in my much larger class this year? Well, let’s just say that
notebooks work just as well.
I think that the most telling and satisfying outcome of the experience
has been the movement forward of each student from the initial Real
Literacy classroom. One of my students has since moved on to technical
college, two have moved into high-school credit courses and others
have improved to the extent that they, too, are thinking about moving
forward into computer or math credit courses. Most of these students
had been in literacy classes for years before we began our journey,
and didn’t appear to have any future educational goals. One
of my main aims at the outset was to encourage my students to move
out into the world, to realize their own potential. That they gained
the confidence to move forward speaks to the effectiveness of such
interactive theory in an adult literacy classroom.
As I proceed in my graduate studies, I continue to implement new
theory into my practice. This year, since I have a number of EAL
students, I’ve incorporated more ideas linked to interaction
and oral language. I’ve been testing out the power of relevance
in reading and writing. I’ve incorporated shared reading and
a number of other co-operative strategies. Some ideas are successful
and others aren’t, but I’m always acquiring new students
as my others move up and so my opportunities to learn continue.
I think that research in practice, or “trying ideas out,” can
only benefit both teachers and learners. What began for me as an
inquiry into how the application of new theory might affect an adult
literacy classroom has now become a way of life. Now I can’t
stop testing theory in practice; the assigned readings from my studies
have constant, tangible outcomes, and I’m stimulated and facing
new challenges each day. New theory informs my practice, and the
thirst for more ideas keeps me happily acquiring knowledge.
One doesn’t need to attend a graduate course to be inspired
by innovative ideas. Professional reading on its own can be very
effective, as can the sharing of ideas with other teachers, whether
within or outside your school. I think that too often we keep our
great ideas and practices to ourselves, when so many could be inspired
Larson, Joanne, and Jackie Marsh (2005). Making Literacy Real:
Theories Practices for Learning and Teaching. London: Sage
DAWN ROMANOWSKI is a graduate student in the Faculty
of Education at the University of Manitoba. She currently teaches
adult literacy at the Stevenson-Britannia Adult Learning Centre in
New Literacy Studies (NLS) “assumes literacy is a critical
social practice constructed in everyday interactions across local
contexts” (Larson and Marsh, p. 3).
[I]n a classroom based on NLS principles, students do not understand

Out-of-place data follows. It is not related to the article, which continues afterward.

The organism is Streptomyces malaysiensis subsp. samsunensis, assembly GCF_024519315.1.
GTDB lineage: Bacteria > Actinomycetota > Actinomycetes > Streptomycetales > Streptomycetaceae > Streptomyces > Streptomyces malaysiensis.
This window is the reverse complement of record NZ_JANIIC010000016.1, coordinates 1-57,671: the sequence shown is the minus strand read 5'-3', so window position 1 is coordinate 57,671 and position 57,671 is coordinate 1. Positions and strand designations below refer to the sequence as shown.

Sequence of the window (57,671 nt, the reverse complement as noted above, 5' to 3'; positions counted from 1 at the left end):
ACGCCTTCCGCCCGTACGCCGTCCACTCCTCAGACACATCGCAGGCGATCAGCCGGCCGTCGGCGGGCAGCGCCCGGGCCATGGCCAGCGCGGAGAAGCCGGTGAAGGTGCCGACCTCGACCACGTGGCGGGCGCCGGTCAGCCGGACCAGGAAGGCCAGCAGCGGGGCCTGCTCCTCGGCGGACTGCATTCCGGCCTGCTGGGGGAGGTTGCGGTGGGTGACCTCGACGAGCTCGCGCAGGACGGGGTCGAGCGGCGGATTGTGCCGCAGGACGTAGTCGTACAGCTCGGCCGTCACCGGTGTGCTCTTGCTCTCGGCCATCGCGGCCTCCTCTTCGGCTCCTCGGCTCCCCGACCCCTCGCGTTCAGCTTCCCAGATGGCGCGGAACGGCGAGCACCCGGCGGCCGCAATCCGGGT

literacy learning to be restricted to any one place or time but,
rather, that it occurs in everyday activities in multiple contexts
and at different times (p. 38).
NLS is inquiry-based learning which values what students already
know, providing an opportunity to apply it to the wider world. It
offers real experiences to expand literacy. The notion that students
always bring their own literacies to a classroom is something that
can easily be overlooked in a traditional classroom setting where
outcomes are predetermined, and the view of literacy is limited.
How We Put New Literacy Studies to Use in Our Classroom
According to Brian Street, “New Literacy Studies can offer
a solid framework for building upon what students bring with them
from home and community…” (Larson and Marsh, p. 37).
The idea that they bring vast knowledge and experience to the classroom
is one that my students had a hard time understanding at the outset.
In the first class, I listed the following three headings on the
Reading Writing Math
I had the students make lists under each heading of where they used
each discipline in their everyday lives. After they had a chance
to complete their own lists, I had students share their ideas with
me as I wrote our class lists on the board, under each heading in
turn. We managed to fill two full chalkboards once the ideas started
flowing, and more and more new ideas were shared throughout the class.
In the next phase of the discussion, I had students get into small
groups and, using our exhaustive lists, come up with field trip ideas
and activities we could involve ourselves in that would “make
from “Literacy — Expanding The Definition to Create
A New Kind of Adult Literacy Classroom” by Dawn Romanowski, Journal
of Adult Learning in Manitoba, Volume 1,2007.
Available online at www.mb.literacy.ca/JALM1.pdf.